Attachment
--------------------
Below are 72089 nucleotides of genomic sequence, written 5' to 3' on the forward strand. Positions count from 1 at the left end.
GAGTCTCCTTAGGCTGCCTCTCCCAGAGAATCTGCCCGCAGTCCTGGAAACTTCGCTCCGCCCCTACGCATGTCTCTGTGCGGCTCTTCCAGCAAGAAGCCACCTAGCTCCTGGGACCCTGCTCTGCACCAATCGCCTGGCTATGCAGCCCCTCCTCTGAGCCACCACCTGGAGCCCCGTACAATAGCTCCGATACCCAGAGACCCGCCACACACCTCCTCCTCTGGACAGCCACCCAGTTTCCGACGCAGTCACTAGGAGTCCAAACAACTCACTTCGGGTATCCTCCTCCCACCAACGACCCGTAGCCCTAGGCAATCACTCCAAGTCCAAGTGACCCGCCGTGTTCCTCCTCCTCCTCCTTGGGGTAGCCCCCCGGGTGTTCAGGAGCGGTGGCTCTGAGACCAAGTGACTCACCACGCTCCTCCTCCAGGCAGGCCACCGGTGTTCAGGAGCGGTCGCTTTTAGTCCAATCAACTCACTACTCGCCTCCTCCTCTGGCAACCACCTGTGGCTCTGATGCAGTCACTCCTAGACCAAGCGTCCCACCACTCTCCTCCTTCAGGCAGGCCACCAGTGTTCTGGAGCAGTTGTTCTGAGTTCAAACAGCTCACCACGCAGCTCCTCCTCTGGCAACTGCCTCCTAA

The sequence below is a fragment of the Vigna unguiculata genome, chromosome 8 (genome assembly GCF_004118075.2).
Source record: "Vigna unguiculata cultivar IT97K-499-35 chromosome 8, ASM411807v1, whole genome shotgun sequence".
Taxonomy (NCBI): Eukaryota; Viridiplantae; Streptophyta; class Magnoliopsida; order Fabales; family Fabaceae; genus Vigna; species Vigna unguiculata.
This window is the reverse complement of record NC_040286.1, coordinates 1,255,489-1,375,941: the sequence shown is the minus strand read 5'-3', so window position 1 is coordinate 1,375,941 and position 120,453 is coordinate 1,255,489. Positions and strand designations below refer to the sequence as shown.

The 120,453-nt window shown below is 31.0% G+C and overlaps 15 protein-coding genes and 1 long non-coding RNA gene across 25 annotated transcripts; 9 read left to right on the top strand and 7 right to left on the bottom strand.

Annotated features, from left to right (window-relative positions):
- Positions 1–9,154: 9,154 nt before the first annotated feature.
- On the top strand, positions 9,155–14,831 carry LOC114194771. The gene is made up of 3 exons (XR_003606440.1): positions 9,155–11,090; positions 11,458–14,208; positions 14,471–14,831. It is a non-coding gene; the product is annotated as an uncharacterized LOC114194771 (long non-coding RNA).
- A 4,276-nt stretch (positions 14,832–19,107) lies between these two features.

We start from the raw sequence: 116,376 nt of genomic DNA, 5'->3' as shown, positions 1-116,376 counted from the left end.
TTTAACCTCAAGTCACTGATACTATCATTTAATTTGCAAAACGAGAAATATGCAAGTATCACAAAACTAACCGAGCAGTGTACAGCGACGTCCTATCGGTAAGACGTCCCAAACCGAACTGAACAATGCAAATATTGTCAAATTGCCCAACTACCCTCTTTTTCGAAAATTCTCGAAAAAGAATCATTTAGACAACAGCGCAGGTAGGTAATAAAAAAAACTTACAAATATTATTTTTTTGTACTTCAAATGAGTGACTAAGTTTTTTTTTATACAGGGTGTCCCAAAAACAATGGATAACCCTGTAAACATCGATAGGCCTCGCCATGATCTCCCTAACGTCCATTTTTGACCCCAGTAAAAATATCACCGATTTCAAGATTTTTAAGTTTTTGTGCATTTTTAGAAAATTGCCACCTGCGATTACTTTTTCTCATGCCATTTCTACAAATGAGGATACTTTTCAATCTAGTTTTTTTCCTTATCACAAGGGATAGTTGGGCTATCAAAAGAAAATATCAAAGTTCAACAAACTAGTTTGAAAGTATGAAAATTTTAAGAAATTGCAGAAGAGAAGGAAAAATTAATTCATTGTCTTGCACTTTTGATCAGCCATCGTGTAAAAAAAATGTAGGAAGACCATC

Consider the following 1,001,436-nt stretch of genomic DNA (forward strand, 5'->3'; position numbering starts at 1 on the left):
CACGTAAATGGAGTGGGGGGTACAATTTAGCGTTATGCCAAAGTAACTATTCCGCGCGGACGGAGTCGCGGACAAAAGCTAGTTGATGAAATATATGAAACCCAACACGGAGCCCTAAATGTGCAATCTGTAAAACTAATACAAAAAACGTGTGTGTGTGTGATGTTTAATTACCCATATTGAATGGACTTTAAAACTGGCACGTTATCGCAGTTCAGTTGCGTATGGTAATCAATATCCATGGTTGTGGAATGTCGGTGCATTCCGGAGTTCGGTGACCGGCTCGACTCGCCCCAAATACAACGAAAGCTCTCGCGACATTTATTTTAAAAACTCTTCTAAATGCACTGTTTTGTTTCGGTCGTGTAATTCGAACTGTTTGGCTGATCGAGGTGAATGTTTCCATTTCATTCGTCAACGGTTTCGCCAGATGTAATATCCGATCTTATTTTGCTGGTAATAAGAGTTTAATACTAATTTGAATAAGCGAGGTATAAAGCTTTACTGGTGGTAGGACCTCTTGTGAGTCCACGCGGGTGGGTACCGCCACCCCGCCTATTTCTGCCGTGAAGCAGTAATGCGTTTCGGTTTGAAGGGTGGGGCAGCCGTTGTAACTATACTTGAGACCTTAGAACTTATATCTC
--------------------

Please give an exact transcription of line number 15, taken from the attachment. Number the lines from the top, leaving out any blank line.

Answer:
CACGTAAATGGAGTGGGGGGTACAATTTAGCGTTATGCCAAAGTAACTATTCCGCGCGGACGGAGTCGCGGACAAAAGCTAGTTGATGAAATATATGAAACCCAACACGGAGCCCTAAATGTGCAATCTGTAAAACTAATACAAAAAACGTGTGTGTGTGTGATGTTTAATTACCCATATTGAATGGACTTTAAAACTGGCACGTTATCGCAGTTCAGTTGCGTATGGTAATCAATATCCATGGTTGTGGAATGTCGGTGCATTCCGGAGTTCGGTGACCGGCTCGACTCGCCCCAAATACAACGAAAGCTCTCGCGACATTTATTTTAAAAACTCTTCTAAATGCACTGTTTTGTTTCGGTCGTGTAATTCGAACTGTTTGGCTGATCGAGGTGAATGTTTCCATTTCATTCGTCAACGGTTTCGCCAGATGTAATATCCGATCTTATTTTGCTGGTAATAAGAGTTTAATACTAATTTGAATAAGCGAGGTATAAAGCTTTACTGGTGGTAGGACCTCTTGTGAGTCCACGCGGGTGGGTACCGCCACCCCGCCTATTTCTGCCGTGAAGCAGTAATGCGTTTCGGTTTGAAGGGTGGGGCAGCCGTTGTAACTATACTTGAGACCTTAGAACTTATATCTC